There are many unknowns about the new coronavirus, but that doesn’t mean you should be nervous about returning to work when the time comes.
Instead, follow the guidance of experts, who have preventative measures you can take to protect your office from COVID-19.
Here are answers to some common questions.
How long does the virus last on surfaces?
A recent study showed the COVID-19 virus was more stable on plastic and stainless steel, where it was detected 72 hours after application, than on surfaces such as cardboard and copper, according to the New England Journal of Medicine.
While it’s unclear how long the virus lasts on all surfaces, the Centers for Disease Control and Prevention says you can contract COVID-19 if you touch surfaces with the virus and then touch your mouth, nose, or possibly eyes.
What should you do to keep your workplace safe?
Routinely cleaning and disinfecting is the most important thing you can do.
You should clean dirty surfaces with soap and water before disinfecting with an Environmental Protection Agency registered household disinfectant to prevent viral spread.
“During the pandemic, the concern is the actual sustainability of human life, and it is the time for us to bring out the quaternary and chloride disinfectants that, in our normal procedures, are contained to bathrooms and medical areas,” says Allen Williams, president of Big Green Cleaning Company, the largest commercial janitorial business in Santa Barbara.
Those cleaning your workspace should wear disposable gloves, and other protective equipment.
What do you need to clean and disinfect?
Frequently touched surfaces and spaces are the most important to disinfect:
» Common areas
» Remote controls
» ATMs or vending machines
Soft surfaces, like carpets, rugs, drapes, and couches should be cleaned with soap and water.
What if someone in your office has been sick?
If a colleague has recently been sick, the CDC advises waiting at least 24 hours before disinfecting the space and increasing ventilation and air flow while cleaning and disinfecting.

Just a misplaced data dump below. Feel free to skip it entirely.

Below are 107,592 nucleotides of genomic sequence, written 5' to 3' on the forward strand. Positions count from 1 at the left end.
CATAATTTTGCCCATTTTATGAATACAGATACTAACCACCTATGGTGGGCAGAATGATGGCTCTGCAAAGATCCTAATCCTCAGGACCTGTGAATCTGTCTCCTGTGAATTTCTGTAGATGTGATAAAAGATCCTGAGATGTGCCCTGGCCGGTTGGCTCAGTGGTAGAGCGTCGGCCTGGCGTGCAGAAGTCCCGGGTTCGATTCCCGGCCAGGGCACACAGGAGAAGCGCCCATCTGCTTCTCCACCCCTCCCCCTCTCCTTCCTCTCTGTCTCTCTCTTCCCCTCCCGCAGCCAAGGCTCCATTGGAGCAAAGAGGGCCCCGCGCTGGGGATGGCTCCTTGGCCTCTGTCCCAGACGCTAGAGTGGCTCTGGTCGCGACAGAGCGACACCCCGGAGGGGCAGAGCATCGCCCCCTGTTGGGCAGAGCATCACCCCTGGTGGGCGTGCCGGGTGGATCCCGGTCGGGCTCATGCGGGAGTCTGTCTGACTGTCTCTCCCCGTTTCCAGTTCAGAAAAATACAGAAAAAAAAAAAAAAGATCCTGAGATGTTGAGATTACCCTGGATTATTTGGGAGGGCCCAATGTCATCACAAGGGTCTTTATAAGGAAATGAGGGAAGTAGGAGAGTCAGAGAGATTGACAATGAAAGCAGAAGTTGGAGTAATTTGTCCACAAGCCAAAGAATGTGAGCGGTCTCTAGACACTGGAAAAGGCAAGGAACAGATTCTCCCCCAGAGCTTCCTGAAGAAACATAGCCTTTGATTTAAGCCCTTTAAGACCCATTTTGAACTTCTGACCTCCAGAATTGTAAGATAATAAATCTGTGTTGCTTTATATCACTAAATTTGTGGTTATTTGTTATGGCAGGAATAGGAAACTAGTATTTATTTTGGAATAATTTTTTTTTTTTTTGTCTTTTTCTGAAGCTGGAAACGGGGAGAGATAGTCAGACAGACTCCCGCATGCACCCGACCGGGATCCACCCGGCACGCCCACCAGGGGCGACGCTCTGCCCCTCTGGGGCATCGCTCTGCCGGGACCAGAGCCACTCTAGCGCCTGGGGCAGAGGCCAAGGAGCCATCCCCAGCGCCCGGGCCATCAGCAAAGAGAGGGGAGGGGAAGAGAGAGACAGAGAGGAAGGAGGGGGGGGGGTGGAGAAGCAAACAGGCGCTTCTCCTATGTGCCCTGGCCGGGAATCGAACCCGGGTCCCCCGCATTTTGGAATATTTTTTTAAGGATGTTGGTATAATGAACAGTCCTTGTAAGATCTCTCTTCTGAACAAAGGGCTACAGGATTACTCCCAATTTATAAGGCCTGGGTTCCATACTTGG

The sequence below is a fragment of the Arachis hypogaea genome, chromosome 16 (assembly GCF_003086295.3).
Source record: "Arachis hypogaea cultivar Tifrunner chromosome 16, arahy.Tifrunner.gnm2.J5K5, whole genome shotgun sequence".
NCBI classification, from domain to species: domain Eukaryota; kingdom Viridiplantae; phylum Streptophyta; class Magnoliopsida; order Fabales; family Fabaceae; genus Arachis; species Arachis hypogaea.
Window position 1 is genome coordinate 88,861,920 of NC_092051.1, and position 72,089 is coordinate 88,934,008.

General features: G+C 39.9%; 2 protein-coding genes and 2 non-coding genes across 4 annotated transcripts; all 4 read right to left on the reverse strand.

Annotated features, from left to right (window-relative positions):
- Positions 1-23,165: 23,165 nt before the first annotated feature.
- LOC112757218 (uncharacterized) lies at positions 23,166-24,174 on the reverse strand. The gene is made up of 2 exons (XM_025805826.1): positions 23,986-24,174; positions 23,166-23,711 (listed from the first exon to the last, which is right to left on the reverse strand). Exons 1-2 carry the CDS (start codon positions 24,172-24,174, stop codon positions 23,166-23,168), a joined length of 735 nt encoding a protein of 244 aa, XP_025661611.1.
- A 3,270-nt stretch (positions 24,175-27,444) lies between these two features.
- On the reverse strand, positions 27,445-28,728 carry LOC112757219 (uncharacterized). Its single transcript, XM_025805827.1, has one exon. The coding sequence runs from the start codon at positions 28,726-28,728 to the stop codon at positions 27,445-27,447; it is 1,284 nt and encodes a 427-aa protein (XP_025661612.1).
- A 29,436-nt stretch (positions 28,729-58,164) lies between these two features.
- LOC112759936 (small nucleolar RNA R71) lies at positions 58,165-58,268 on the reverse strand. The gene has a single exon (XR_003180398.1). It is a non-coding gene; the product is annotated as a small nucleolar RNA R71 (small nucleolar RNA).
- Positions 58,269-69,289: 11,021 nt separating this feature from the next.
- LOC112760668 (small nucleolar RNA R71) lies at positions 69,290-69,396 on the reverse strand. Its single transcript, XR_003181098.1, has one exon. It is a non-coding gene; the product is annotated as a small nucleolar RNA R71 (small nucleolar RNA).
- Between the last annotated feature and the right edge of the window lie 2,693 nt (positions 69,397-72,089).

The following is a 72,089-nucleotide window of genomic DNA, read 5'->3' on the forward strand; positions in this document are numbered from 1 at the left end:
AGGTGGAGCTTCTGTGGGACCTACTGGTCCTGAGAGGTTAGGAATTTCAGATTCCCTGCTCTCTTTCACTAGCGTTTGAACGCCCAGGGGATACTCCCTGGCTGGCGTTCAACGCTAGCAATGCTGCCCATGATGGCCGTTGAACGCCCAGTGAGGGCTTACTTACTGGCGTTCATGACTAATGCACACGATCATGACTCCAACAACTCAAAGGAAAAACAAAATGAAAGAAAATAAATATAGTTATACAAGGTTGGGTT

If it’s been over seven days since the sick person was in the facility, enhanced cleaning and disinfecting is unnecessary, according to the CDC.
Who should clean your workspace?
One way you can ensure your space is properly disinfected is to hire professionals.
“In normal situations, many people think of their cleaning service as a utility that is not noticed until something goes wrong — a missed trash can or an empty towel dispenser,” Williams said. “But when employees will be returning to their offices or work facilities, they will be scrutinizing how well their workspaces are cleaned and sanitized.”
That’s why Big Green is thorough when it cleans and disinfects, including using atomizing sprayers to apply a mist of disinfectant to all surfaces and wiping high touch surfaces by hand to ensure complete coverage. It also converts pump soap dispensers to touchless units and reviews sanitizing protocol.
To help companies that need janitorial service during the pandemic, Big Green is offering a free initial sanitizing to new customers with commercial facilities that sign up for recurring service.
“As a company, we are grateful that we are in a position to help with sanitizing services for medical facilities and government agencies who have had to ramp up special operations,” Williams said. “It is gratifying to be able to help the community by doing our part in this difficult time.”
Big Green serves the Santa Barbara, Goleta, Carpinteria, Ventura, Santa Maria, and San Luis Obispo areas. For more information, visit BigGreenClean.com or call the company’s 24-hour hotline at 805.692.1000.